Matt Bailey has always been a big sports fan. In his home country of Australia, that means rooting for cricket and rugby teams. When he arrived in Brooklyn, it meant learning the intricacies of American football, baseball, and hockey.
But Bailey didn’t just want to watch; he wanted to participate. He played fantasy football but found it too time consuming. He thought about newly-legal wagering, but didn’t have enough knowledge to bet real money on games. Why couldn’t he make some simple predictions about sporting events — like which team will win, who will gain the most yards, and who will score the first touchdown?
It led him to build GameOn, which offers simple prediction contests for everyday fans. A typical GameOn game features about eight questions. Players accumulate points with each correct answer. It’s free to play, brand supported, and winners earn cash prizes.
“We’re breaking down engagement barriers for people who don’t necessarily know a lot about sports,” said Bailey. “We’re turning standard moments — like a touchdown or a player gaining a certain amount of yards — into what feels like match-winning moments for the fan as they’re getting right answers.”
Gameplay is super simple. There’s no player drafting, no hard-to-understand point system, and no reliance on complicated analysis and knowledge before actually playing.
“Platforms built for fantasy leagues are made for hardcore fans, and there are serious engagement barriers for the everyday fan,” said Bailey. “We feel that all fans, both experts and novices, will enjoy our platform because it is both challenging to win and accessible at the same time.”
Be Transparent and Communicate
Bailey spent his career working in brand partnerships for sports teams and creative agencies. He even founded the Brooklyn Kings Rugby League Football Club. His philosophy on running (and growing) companies is akin to being successful at sports: keep a positive attitude through the highs and lows.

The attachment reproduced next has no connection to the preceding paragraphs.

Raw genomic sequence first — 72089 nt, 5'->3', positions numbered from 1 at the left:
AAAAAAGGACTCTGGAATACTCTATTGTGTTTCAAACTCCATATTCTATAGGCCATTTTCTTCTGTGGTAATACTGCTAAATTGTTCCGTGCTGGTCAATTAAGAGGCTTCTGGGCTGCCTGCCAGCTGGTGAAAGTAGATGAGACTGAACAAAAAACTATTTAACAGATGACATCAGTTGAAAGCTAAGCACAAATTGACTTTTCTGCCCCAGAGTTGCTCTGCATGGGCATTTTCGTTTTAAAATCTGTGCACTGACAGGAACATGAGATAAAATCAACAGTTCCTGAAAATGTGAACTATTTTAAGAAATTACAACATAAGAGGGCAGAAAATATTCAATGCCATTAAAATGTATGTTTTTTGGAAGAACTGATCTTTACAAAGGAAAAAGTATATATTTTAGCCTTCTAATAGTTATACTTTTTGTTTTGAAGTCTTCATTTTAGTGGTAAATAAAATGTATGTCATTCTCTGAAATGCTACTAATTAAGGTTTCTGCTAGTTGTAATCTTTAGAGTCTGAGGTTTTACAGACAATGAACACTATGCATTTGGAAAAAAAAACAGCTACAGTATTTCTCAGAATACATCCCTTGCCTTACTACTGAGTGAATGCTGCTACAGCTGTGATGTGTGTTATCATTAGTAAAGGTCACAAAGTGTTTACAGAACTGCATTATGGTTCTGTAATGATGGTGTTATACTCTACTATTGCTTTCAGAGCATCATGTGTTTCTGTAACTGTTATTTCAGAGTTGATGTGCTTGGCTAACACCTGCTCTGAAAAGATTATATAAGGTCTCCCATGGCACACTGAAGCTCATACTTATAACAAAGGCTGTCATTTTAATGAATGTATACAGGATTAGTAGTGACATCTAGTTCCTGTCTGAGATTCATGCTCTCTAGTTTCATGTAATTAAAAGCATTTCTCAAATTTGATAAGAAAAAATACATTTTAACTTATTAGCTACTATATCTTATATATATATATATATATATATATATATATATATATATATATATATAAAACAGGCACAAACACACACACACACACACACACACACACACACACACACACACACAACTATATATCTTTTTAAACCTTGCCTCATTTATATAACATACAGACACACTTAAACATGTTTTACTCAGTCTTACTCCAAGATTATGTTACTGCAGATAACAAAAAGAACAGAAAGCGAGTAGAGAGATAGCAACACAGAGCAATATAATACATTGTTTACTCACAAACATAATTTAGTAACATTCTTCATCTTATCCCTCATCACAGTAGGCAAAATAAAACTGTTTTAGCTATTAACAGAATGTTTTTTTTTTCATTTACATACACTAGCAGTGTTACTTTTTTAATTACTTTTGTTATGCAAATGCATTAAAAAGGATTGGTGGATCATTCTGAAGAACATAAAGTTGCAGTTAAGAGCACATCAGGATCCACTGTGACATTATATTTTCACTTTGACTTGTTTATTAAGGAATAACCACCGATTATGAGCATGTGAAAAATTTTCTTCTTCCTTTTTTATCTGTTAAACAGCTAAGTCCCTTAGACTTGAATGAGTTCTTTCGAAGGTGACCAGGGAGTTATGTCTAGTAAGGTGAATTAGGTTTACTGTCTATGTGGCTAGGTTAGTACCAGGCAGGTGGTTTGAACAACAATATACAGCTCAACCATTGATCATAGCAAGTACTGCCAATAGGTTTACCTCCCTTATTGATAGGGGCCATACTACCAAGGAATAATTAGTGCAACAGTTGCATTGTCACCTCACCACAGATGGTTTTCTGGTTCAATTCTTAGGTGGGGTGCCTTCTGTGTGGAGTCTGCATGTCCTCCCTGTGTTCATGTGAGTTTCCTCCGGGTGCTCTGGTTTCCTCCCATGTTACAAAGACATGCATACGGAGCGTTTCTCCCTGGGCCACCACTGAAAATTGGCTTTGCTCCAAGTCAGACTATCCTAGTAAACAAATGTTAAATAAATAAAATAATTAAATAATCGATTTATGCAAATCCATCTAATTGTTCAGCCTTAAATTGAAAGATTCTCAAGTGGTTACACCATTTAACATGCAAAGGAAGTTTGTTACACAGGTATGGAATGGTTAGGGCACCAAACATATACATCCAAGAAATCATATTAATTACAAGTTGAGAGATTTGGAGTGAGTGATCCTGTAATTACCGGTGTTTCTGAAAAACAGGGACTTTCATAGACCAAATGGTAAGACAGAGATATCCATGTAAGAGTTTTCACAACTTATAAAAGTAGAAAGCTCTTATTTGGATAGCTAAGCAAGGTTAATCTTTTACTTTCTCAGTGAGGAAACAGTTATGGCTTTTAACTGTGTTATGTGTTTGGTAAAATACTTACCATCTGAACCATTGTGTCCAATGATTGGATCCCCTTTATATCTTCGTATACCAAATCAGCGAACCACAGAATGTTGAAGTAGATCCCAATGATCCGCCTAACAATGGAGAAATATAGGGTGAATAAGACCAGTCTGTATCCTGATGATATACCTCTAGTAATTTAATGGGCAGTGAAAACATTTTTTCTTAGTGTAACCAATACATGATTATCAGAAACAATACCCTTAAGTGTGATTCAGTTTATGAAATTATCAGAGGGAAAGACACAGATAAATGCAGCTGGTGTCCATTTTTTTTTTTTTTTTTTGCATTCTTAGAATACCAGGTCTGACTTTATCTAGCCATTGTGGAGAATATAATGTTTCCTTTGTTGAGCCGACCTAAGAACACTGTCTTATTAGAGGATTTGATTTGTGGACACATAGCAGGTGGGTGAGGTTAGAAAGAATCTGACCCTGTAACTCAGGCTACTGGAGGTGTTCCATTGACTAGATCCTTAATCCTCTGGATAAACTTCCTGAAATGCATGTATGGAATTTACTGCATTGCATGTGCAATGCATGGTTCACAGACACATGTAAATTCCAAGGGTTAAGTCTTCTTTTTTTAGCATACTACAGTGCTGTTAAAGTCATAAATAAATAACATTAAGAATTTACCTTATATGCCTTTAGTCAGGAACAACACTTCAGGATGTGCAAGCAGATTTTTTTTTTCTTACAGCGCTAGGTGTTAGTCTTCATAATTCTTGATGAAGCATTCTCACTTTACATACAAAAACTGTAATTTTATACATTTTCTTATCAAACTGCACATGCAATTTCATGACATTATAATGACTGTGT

“Everyone has to understand that there will be ups and downs,” he said. “As long as we communicate, work on any issues and quickly get past them, we’re all going to be okay.”
For 13 weeks this summer, Bailey and GameOn’s Head of Product and Technology, Chuck Kelly, have been living and working in Philadelphia taking part in the Comcast NBCUniversal LIFT Labs Accelerator, powered by Techstars. They’re meeting with valuable mentors inside and outside of Comcast NBCUniversal and gaining incredible insight into their business models and investor pitches. One pilot underway is with Comcast Business for
engaging restaurant and bar patrons through the Xfinity X1 entertainment platform.
“We have our foot in the door with multiple people within Comcast, the Philly region, and Philly’s sports landscape,” said Bailey. “From the introductions to the curriculum, it’s been 10 out of 10 so far.”
One lesson they’ve already learned is to continue iterating on the product so it becomes a go-to part of any sports fan’s day.
“Our number one focus is honing in on the product. We’re getting into the nitty gritty of user funnels. Where are people dropping off? What’s working? What isn’t?” said Bailey. “We’re refining that, then moving into growth mode as the NFL season heats up.”
Kelly is a life-long tinkerer who even founded a few social networks (his most recent was Campus Chill.) He’s become a startup addict and can’t see himself working in any other type of company.
“I’ve lived life with a startup and without it, and I’m always happier in a startup,” said Kelly. “It’s something I want to wake up early for, and stay up late for. Running a startup is the best feeling in the world to me.”
Kelly has been particularly enjoying the Comcast NBCUniversal LIFT Labs Accelerator and says working side-by-side with the other 10 startups in the cohort is pushing the GameOn team to work harder.
“Being around people who are so motivated helps us stay motivated. We’re around other startups going through similar struggles and there’s a lot of relatability there,” said Kelly.
The future is bright for GameOn. The product is being refined every day and they’re continually attracting new users.
“If you build an amazing product and build something sports fans really appreciate,” said Kelly, “they’ll come back and play again and again.”